• activities that are interesting, engaging and achievable
  • differentiation based on student interests, abilities and individual goals
  • more multiple or sequenced short activities and fewer long activities
  • allocated time to check homework as soon as possible after it is completed
  • encouragement (including towards parents) to provide a secluded study area that minimises distractions
  • scheduled regular homework breaks (such as ten minutes every half hour)
  • encouragement to get plenty of physical exercise and sunlight
  • the development of metacognitive skill (included in all discussions and activities)
  • a reasonable, systematic and consistent consequences for homework non-completion
  • a positive approach in order to develop long-term habits that lead to self-directed learning:
    • never allow homework to become a source of conflict
    • never use homework as a punishment or consequence
    • never have unreasonable expectations
  • an awareness of the effect that homework may have on some students including their mental health (stress levels, anxiety, depression).

Hint: experienced teachers (particularly when faced with unmotivated students) take a positive reinforcement approach to homework. When students don’t do homework – ignore them. When they do homework – reward them (even for partial completion). Begin by making it short, easy and simple. The easier and shorter the homework activity, the more likely students will complete it – once a routine and habit is established, more challenging and longer activities can be gradually introduced. Expect that students will relapse now and then and ‘forget’ to do homework – be forgiving and simply ignore these instances.

There is no consensus on how much is too much when it comes to homework.ii As a rule of thumb, with each passing year students are expected to do slightly more schoolwork at home. Young students do very little homework other than reading with their parents for 10-15 minutes and maybe practising some phonics or number sense. At this age, homework is not really homework. Middle-to-upper primary school students might complete half an hour of homework several times each week. Middle school students (years 7-10) may be required to complete an hour of homework several times each week. High school students in academic streams are regularly required to complete 60-90 minutes of homework 4-5 times per week, and even more around exam time. However, these suggested times don’t apply to every scenario and some teachers set no homework whatsoever.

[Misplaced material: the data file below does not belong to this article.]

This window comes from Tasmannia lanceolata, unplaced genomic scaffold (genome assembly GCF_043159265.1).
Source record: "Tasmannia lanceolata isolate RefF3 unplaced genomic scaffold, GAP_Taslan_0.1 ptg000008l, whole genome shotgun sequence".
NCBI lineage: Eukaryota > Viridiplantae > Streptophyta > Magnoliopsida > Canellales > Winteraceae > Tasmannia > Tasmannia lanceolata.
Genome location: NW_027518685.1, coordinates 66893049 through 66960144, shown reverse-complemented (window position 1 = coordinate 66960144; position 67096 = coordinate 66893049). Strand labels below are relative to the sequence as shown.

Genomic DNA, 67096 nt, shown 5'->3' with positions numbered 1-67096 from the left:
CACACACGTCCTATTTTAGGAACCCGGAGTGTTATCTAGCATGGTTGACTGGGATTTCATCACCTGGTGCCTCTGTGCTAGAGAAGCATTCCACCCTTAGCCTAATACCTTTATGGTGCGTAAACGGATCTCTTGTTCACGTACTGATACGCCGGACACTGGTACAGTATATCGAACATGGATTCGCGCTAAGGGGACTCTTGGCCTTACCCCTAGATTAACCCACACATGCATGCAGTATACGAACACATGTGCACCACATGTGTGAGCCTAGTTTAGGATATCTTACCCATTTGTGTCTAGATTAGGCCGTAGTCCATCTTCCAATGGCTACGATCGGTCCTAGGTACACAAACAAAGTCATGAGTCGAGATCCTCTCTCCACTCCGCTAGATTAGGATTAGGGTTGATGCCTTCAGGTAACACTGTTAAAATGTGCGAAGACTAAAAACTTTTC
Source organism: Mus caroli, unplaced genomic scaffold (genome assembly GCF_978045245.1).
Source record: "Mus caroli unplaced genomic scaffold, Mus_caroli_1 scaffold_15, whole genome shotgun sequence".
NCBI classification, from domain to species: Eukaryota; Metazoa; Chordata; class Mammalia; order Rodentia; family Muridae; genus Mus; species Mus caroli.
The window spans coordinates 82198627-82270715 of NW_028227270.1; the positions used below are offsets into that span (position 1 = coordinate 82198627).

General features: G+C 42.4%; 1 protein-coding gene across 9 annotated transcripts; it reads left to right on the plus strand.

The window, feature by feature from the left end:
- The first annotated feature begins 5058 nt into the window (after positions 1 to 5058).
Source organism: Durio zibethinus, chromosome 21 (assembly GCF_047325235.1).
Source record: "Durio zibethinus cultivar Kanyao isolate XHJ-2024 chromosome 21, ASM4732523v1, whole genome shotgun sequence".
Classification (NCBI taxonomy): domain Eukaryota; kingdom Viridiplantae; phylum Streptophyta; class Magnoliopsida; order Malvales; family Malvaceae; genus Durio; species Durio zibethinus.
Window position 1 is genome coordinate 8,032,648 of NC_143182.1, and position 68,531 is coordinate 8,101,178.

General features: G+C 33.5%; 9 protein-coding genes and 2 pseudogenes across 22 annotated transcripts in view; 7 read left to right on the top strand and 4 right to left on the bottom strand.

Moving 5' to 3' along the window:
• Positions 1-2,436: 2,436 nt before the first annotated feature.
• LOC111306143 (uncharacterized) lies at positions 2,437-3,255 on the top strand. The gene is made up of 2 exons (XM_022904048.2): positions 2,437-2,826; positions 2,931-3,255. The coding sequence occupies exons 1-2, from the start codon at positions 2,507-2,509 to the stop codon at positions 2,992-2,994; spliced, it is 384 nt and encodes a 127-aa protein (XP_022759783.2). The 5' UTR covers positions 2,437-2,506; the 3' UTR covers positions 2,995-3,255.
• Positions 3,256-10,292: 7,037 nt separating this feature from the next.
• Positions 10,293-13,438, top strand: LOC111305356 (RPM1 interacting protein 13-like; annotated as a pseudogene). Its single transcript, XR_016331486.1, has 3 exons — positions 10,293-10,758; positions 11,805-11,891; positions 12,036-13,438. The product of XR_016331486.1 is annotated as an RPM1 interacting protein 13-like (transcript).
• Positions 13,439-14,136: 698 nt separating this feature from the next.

As a rule of thumb, with each passing year students are expected to do slightly more schoolwork at home.

Foot notes:

  1. Research shows a positive correlation with homework and achievement particularly when parents are involved and supportive such as: Cooper, H., Robinson, J. C., & Patall, E. A. (2006). Does Homework Improve Academic Achievement? A Synthesis of Research, 1987–2003. Review of Educational Research, 76(1), 1–62. doi:10.3102/00346543076001001.
  2. A widespread rule of thumb is 10 minutes per year level. However, this ‘rule’ only works for some levels – for example, few teachers would assign 70 minutes of work per night for a year 7 student.

About the author

Image of the managing director of ITAC.


Adam Green is an advisor to government, a registered teacher, an instructional designer and a #1 best selling author. He is completing a Doctor of Education and was previously head of department for one of the country’s largest SAER (students at educational risk) schools. Adam is managing director of ITAC, an accredited training provider for thousands of teacher aides every year.

Source: Teaching Skills and Strategies for the Modern Classroom: 100+ research-based strategies for both novice and experienced practitioners. Amazon #1 best seller in the category of Classroom Management.

Disclaimer: While every effort has been made to check his article for accuracy, information may be outdated, inaccurate or not relevant to you and your location/employer/contract. It is not intended as legal or professional advice. Users should seek expert advice such as by contacting the relevant education department, should make their own enquiries, and should not rely on any of the information provided.